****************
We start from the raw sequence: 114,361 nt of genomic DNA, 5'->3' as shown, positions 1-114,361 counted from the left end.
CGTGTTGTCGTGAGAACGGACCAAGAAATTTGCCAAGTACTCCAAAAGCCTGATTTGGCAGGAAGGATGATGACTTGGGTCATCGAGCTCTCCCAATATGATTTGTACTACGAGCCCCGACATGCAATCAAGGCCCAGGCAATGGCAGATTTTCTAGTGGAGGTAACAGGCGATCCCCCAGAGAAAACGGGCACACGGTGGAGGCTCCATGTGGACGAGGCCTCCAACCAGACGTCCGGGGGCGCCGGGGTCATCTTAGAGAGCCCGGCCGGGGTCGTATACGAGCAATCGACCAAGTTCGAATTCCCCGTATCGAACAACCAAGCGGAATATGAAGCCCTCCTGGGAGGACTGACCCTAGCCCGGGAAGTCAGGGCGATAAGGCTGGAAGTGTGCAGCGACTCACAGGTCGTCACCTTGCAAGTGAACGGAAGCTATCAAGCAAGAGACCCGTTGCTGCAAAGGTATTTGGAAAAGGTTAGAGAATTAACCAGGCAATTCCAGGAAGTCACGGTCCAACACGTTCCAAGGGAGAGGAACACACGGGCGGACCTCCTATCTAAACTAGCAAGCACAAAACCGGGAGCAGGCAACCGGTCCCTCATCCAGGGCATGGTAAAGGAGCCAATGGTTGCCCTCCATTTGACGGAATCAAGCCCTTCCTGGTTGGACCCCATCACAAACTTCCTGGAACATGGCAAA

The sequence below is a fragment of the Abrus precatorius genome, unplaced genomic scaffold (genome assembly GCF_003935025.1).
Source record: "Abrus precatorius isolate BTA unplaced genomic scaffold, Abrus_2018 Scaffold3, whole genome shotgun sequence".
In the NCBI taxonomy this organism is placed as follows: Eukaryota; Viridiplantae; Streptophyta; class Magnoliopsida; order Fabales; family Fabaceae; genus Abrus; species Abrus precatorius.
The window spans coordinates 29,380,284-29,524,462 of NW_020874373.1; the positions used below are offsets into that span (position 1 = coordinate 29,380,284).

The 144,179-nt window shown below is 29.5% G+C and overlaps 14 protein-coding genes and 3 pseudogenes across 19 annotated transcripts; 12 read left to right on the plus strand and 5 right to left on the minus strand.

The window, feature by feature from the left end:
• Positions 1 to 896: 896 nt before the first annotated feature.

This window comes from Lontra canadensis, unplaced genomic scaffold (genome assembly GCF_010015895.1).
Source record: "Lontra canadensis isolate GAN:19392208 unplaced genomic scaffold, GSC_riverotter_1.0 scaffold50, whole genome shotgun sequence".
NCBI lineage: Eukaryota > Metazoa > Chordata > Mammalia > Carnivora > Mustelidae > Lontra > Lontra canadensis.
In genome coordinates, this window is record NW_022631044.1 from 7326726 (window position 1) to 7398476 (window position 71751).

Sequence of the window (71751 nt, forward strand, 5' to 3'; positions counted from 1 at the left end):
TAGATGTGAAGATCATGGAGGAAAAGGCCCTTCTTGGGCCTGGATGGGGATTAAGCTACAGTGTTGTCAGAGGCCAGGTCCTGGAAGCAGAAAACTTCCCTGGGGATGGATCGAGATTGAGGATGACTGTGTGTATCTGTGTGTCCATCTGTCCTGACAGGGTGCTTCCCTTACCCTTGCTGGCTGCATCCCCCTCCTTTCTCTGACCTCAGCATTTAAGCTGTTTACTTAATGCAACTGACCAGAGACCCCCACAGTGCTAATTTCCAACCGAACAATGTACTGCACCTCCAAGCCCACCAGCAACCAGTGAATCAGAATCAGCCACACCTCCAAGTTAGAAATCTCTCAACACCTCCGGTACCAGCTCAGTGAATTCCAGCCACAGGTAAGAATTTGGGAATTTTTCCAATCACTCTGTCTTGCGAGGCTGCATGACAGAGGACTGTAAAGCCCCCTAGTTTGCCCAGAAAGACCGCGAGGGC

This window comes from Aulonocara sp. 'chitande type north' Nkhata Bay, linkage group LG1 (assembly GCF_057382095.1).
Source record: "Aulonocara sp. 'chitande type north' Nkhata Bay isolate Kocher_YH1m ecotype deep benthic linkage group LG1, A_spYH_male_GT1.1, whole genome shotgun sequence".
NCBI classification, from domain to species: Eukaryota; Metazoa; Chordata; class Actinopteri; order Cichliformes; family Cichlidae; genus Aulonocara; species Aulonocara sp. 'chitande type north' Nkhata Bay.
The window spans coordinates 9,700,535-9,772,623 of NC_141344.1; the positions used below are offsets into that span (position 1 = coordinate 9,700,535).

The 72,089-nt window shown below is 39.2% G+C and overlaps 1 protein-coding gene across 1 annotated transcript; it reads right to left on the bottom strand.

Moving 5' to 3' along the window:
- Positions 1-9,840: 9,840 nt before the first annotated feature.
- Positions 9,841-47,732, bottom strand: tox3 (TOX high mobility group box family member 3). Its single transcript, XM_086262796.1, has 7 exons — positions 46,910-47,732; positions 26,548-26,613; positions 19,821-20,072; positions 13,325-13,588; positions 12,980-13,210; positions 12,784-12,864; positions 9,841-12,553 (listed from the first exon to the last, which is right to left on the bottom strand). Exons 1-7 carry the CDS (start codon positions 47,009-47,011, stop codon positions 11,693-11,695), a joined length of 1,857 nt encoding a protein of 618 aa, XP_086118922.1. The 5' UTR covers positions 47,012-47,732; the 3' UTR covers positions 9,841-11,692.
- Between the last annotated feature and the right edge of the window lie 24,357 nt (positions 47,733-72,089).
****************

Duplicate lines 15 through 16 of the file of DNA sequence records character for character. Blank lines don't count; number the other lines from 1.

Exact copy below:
TAGATGTGAAGATCATGGAGGAAAAGGCCCTTCTTGGGCCTGGATGGGGATTAAGCTACAGTGTTGTCAGAGGCCAGGTCCTGGAAGCAGAAAACTTCCCTGGGGATGGATCGAGATTGAGGATGACTGTGTGTATCTGTGTGTCCATCTGTCCTGACAGGGTGCTTCCCTTACCCTTGCTGGCTGCATCCCCCTCCTTTCTCTGACCTCAGCATTTAAGCTGTTTACTTAATGCAACTGACCAGAGACCCCCACAGTGCTAATTTCCAACCGAACAATGTACTGCACCTCCAAGCCCACCAGCAACCAGTGAATCAGAATCAGCCACACCTCCAAGTTAGAAATCTCTCAACACCTCCGGTACCAGCTCAGTGAATTCCAGCCACAGGTAAGAATTTGGGAATTTTTCCAATCACTCTGTCTTGCGAGGCTGCATGACAGAGGACTGTAAAGCCCCCTAGTTTGCCCAGAAAGACCGCGAGGGC

This window comes from Aulonocara sp. 'chitande type north' Nkhata Bay, linkage group LG1 (assembly GCF_057382095.1).